In the digital world of today, data is one of the most important assets of a company. Every day, whenever we order something online or create an account on a social media website, we create data. The more information we produce, the more vital data centres become.
The mega data centre market was worth around $18,82 bn in 2017. According to projections, it will grow to around $24.25 bn by 2023. But, beyond the numbers, what else does the future hold for data centres?
Edge computing refers to distributed computing technology that pushes the core processing functions near or at the source of the data. Instead of transporting data back to the centralized cloud, it allows users to gather and study data “on position.”
To place compute capability where it’s needed, leading organisations and businesses are heavily investing in technologies that both drive the requirement for a new kind of edge data centres and demand growth of centralised cloud data centre services. The new shape in the maturation of the data centre industry may be marked by the first commercial edge deployments.
Data users can optimise response times by placing response processing and analysis close to the source. Edge computing will drive more efficient bandwidth utilisation and minimise physical reach (distance) and connections which introduce latency into the infrastructure. To gain an advantage, more and more competitors will rely on edge computing systems that can intelligently process data.
A few issues have bubbled up to the top as a consequence of the coronavirus pandemic and lockdowns.
- Businesses that relied on on-site data centre support employees realized that they had no or limited visibility into their data centre operations because their employees couldn’t monitor the data centre on-site.
- Cloud migration projects that were labelled “low priority” suddenly became a “top of the list” priority.
- Many businesses that had deployed remote capable data centre infrastructure management (DCIM) found gaps in their coverage.
To ensure they won’t be caught off guard again, more companies than ever are opting for “lights-out” data centres. A lights out data centre is essentially an unstaffed data centre that is physically or geographically sealed off from the rest of the building.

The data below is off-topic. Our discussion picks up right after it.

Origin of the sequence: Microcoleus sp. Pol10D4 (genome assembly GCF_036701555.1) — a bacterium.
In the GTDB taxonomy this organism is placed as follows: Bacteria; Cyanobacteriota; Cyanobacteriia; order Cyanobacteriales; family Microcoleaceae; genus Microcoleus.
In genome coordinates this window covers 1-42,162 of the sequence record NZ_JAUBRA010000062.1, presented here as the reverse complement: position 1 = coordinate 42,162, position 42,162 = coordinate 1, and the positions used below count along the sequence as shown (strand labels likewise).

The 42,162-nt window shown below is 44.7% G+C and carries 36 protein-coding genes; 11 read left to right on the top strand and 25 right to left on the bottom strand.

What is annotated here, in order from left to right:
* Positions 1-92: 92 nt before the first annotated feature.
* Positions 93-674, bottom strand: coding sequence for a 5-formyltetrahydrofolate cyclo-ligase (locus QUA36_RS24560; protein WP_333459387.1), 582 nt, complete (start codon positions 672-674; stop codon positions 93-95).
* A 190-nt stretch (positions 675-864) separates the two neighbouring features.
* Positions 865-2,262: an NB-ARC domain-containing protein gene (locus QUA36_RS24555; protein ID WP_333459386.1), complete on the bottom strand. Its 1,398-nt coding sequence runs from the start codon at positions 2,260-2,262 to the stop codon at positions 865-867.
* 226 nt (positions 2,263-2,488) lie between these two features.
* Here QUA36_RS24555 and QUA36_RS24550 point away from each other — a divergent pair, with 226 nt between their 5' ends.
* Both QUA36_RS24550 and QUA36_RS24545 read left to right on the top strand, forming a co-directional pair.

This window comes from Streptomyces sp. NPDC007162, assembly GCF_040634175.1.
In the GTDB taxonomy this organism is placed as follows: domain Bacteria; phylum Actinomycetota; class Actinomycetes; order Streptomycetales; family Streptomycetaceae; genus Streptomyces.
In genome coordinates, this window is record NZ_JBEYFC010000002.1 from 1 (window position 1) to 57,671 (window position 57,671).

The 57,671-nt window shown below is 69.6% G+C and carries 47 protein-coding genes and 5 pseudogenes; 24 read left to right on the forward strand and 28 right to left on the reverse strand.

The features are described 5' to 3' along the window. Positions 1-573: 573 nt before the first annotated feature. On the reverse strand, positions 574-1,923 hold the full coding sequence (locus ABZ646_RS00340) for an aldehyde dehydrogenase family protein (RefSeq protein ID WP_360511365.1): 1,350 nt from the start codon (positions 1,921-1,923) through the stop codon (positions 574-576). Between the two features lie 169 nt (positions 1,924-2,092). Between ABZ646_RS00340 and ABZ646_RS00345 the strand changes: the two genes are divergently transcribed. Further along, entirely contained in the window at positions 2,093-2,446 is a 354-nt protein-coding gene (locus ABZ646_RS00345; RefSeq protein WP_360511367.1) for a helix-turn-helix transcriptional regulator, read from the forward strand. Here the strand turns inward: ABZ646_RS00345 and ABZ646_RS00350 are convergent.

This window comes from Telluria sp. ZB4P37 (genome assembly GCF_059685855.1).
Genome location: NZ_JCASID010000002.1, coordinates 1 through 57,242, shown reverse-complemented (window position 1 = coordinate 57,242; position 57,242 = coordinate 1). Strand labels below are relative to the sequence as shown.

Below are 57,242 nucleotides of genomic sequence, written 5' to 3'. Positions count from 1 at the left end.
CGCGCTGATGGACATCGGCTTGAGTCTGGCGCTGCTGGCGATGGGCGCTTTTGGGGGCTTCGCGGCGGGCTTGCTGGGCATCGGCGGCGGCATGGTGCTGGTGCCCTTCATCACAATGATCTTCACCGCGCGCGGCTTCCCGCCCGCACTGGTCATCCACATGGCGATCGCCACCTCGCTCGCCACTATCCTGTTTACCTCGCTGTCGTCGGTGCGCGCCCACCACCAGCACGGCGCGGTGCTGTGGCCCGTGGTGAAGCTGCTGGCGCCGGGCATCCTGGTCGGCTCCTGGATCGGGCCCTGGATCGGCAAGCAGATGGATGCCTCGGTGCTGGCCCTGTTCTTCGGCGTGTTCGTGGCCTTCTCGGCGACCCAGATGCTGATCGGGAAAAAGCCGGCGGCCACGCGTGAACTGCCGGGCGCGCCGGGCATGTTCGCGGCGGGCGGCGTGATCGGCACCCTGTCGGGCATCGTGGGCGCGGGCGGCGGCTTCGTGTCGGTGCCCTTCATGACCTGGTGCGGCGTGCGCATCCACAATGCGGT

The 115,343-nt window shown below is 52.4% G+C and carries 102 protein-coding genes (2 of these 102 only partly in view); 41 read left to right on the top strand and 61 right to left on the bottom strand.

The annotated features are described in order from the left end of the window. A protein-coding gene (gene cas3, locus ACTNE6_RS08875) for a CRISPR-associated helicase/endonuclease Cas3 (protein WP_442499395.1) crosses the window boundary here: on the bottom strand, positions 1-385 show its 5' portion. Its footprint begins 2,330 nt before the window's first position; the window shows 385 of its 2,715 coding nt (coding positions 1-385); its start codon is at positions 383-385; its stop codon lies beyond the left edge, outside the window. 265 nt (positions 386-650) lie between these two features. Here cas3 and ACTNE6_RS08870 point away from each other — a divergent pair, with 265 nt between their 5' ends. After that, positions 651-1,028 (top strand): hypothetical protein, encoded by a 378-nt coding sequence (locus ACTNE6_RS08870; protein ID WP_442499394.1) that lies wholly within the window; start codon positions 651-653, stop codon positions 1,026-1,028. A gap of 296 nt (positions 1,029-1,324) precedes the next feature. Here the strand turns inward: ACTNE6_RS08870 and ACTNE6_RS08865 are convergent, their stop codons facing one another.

Thanks to advances in resource management software and remote access hardware, an operator of a lights-out data centre can relatively easily and efficiently handle troubleshooting, maintenance, and other tasks. Moreover, automation allows a single sysadmin to manage thousands of servers.
In fact, ensuring data centre safety and optimum functioning is often easier when the facility is “lights out.” The manager of a data centre doesn’t have to worry whether someone will forget to lock the server room door or spill soda on the power supply.
The AI Arms Race
In all of its forms, AI (artificial intelligence) is hardware-intensive technology that analyzes data near and far. As such, it will play a major rule in the future of data centres.
AI includes everything from inference engines running on smartphones to algorithm training at cloud campuses. Its major purpose is to make services and products smarter. So, it’s no surprise artificial intelligence will become a strategic priority for many businesses—if it hasn’t already.
Artificial intelligence is driving the demand for faster and more efficient computing software. The hardware arms race has already started, and we can expect a cluster of AI hardware startups to join the likes of AMD, NVIDIA, and Intel very soon.
Early examples include Groq and Cerebras Systems. Their hardware solutions boast eye-popping specs. More liquid cooling and higher rack densities are some of the implications these specs have for data centres. To cool this new AI gear, more immersion and liquid-to-the-chip solutions will be deployed.
Climate Risk and On-Site Power Generation
Climate change is affecting the availability and cost of power. This is already impacting the data centre industry. Big tech companies are getting flack for using unsustainable energy to power their data centres. To address these issues, both Facebook and Apple have built data centres near hydropower resources.
To supply its data centre in Central Oregon with clean power, Apple brought a small hydroelectric plant near the facility. Facebook has built a data centre right next to a hydroelectric plant in Luleå, Sweden.
We can also expect more tech companies to start building data centres in cooler climates. To save energy on cooling, enterprises will build centres in places near the Arctic circle. For instance, Google has bought 109 hectares of land in rural Sweden as part of its data centre strategy.
More and more businesses will turn to on-site power generation. As transmissions costs continue to inflate, data centres will be forced to generate power locally. The growing complexity of global energy delivery, along with climate risk, will prompt many data centre operators to pursue non-traditional utility power.
In order to keep up with networking trends, data centres around the globe are rapidly evolving. To capitalize on future data-driven opportunities, more and more enterprises are turning to edge computing, on-site power generation, and lights-out data centres. To take advantage of new developments, companies need to understand how the leaders in the market are moving forward.